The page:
Violet Delancey first appeared on the scene in 2016 as a country/folk artist with her well-received debut, When the Clock Strikes Midnight. Her latest album, Columbia Road, available May 25, is a huge stylistic departure that sees Delancey rebranding herself as an “Americana-tinged dream pop singer-songwriter.” Produced by Andy LeMaster (R.E.M., Bright Eyes, Azure Ray) in Athens, Ga., Columbia Road has Delancey drawing inspiration from Kate Bush and Emmylou Harris. Those influences are apparent, especially in Delancey’s new single, “Eloise,” which feels in a lot of ways like it’s straight out of a ‘80s Kate Bush fever dream. Delancey’s vocals fit nicely in with this genre change; the lyrics meander along backed by soft percussion and guitar, lulling the listener into the hazy, ethereal world her and LeMaster have created. It’s clear that Delancey is on a musical journey, and she brings the listener along nicely.
Recently, The Young Folks talked to Violet Delancey about her new single, as well as her upcoming album.
The Young Folks: What’s the story behind “Eloise?”
Violet Delancey: I was inspired to write the song after a trip to Savannah, Ga. I was on my way to play a show there when I heard that a hurricane was set to arrive the following afternoon. As I drove south I felt like I was coming in with the storm, as the sky began to change and the winds picked up. The city was already pretty deserted when I got there, so it felt ghostly. I was struck by the haunted feeling of Savannah, and the sense of history sparked my imagination. It was exaggerated by the emptiness of the city. The figure of Eloise kind of just popped into my mind as I imagined what it must have been like in the 19th century. When I went to a historic cemetery the following morning before leaving, I noticed that none of the women were mentioned independently on their graves, they were only ever listed in reference to the male relative who presumably bought and owned the plot. I’d already become sort of swept away with the story Eloise I’d started to invent, and at the cemetery I realized someone like that would more or less be erased from history, or would only exist in relationship to her prominent male relatives, and that added another layer to the song.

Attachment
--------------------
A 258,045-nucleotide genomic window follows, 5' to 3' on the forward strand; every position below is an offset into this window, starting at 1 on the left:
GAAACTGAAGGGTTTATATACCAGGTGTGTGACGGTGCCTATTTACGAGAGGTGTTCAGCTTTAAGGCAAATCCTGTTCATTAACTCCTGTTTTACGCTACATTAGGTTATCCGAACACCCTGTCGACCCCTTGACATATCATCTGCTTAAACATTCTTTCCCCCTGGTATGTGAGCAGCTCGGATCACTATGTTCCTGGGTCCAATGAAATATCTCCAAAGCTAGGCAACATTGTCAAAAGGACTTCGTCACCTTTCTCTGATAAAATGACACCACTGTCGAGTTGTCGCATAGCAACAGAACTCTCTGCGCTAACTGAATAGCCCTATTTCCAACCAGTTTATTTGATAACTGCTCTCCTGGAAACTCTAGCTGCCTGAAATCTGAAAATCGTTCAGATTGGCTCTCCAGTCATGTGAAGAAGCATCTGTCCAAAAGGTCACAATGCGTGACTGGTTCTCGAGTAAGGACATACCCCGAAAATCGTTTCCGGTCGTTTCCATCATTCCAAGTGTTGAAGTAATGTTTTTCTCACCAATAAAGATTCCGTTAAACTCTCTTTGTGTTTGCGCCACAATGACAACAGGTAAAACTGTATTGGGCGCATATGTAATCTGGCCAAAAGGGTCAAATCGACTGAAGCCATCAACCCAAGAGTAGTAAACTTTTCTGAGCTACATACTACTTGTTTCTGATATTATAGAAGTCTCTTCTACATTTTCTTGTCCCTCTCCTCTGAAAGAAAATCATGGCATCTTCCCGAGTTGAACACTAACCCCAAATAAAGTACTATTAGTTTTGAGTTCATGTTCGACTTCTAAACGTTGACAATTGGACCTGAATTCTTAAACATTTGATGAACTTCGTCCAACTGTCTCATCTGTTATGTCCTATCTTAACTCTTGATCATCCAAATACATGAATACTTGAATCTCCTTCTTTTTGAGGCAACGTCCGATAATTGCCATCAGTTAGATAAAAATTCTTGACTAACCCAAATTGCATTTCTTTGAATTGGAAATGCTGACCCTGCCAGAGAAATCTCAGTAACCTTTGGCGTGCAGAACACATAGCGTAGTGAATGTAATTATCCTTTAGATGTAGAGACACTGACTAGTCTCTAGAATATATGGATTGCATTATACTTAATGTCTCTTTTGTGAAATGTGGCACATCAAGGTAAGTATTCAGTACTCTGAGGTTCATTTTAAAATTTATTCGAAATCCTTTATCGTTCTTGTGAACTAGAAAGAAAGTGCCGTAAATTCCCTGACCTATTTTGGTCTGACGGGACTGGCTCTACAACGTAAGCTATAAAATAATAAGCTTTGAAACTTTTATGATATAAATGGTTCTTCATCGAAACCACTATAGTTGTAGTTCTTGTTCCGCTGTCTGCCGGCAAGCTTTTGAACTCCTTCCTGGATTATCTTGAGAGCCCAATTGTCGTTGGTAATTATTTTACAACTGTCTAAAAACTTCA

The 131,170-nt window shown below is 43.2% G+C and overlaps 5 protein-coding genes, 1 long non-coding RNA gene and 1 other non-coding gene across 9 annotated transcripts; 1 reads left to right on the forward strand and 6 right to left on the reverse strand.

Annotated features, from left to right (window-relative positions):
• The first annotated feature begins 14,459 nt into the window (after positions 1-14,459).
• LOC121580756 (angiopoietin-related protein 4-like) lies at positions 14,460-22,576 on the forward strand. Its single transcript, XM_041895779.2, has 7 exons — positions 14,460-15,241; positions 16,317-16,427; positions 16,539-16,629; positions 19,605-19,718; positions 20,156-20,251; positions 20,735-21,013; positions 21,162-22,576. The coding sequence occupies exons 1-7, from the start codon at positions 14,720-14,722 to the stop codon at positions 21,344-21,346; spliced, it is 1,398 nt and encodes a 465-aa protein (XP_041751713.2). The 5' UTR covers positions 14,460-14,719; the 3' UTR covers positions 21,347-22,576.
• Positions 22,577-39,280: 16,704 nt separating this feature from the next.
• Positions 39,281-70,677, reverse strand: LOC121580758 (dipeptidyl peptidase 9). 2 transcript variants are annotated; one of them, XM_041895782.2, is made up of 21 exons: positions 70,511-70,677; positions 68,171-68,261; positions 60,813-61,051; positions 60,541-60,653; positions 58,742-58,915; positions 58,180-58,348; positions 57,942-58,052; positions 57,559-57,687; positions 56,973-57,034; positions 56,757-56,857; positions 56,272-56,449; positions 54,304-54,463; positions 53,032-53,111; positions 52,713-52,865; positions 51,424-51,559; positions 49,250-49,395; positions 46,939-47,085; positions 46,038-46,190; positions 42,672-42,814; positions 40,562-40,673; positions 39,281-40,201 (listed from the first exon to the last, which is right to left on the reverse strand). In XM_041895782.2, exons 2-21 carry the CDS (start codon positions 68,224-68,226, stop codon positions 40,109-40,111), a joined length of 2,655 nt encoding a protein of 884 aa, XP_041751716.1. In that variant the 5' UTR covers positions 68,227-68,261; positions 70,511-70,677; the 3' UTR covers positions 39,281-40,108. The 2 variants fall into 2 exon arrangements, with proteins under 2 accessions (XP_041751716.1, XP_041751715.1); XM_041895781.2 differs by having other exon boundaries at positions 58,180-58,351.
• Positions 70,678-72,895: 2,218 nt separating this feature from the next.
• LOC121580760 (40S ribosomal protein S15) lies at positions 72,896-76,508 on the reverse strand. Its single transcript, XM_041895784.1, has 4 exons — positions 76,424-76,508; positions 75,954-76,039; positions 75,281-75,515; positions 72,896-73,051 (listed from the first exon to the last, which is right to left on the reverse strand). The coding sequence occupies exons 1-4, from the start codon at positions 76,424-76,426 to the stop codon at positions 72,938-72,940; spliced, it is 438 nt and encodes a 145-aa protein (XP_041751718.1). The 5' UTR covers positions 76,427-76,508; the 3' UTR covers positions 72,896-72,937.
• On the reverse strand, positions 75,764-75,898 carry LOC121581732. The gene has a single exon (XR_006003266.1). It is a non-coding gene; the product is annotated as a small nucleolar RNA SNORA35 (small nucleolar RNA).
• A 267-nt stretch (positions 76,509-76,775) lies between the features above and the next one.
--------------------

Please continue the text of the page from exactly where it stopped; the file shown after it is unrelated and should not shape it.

TYF: What was it about the grave epitaph that really struck you?
Delancey: It wasn’t a specific epitaph, but rather the way all the women in the historic sections of the cemetery were represented (or under represented). I think in some ways Eloise is a personification of the spirit of Savannah as I perceived it or imagined it would have been at its height. It’s full of echoes of a time that’s passed. Eloise was someone who so vividly embodied that past, but wasn’t preserved in our cultural memory because she was a woman at a time that didn’t want women to be fully known.
TYF: It seems like the sound of Columbia Road is very different than your debut album, When the Clock Strikes Midnight. Was that a conscious choice or did it happen organically?
Delancey: In some ways it was conscious. I think it’s more possible that the sound When the Clock Strikes Midnight was a conscious choice that did not happen so organically—I was very much trying to learn from and emulate my role models, and ended up with a recorded that referenced them very heavily. It was a logical production style with the way I’d written the songs, inspired by writers like Dolly Parton and Guy Clark. With Columbia Road I had a clearer sense of where I wanted to go and how I wanted to take things down a path that wasn’t so clear cut. The soundscape of Columbia Road really did evolve organically when Andy and I joined forces.
TYF: Do you worry about how this album will be received being that it’s stylistically different from what fans might expect from you?
Delancey: I try not to think too much about reception at any point during the creative process. I think that even though it’s stylistically different, it has some through lines—it’s still my writing and my voice, which I think is probably what people recognize and respond to more than the production choices. I feel like every production choice in this record supports those two elements, so hopefully it will be well received by people who liked the last record!
TYF: You’ve previously said that your inspiration for this album came from both Kate Bush and Emmylou Harris. Can you talk a little more about that? I can definitely hear the influence from Kate Bush.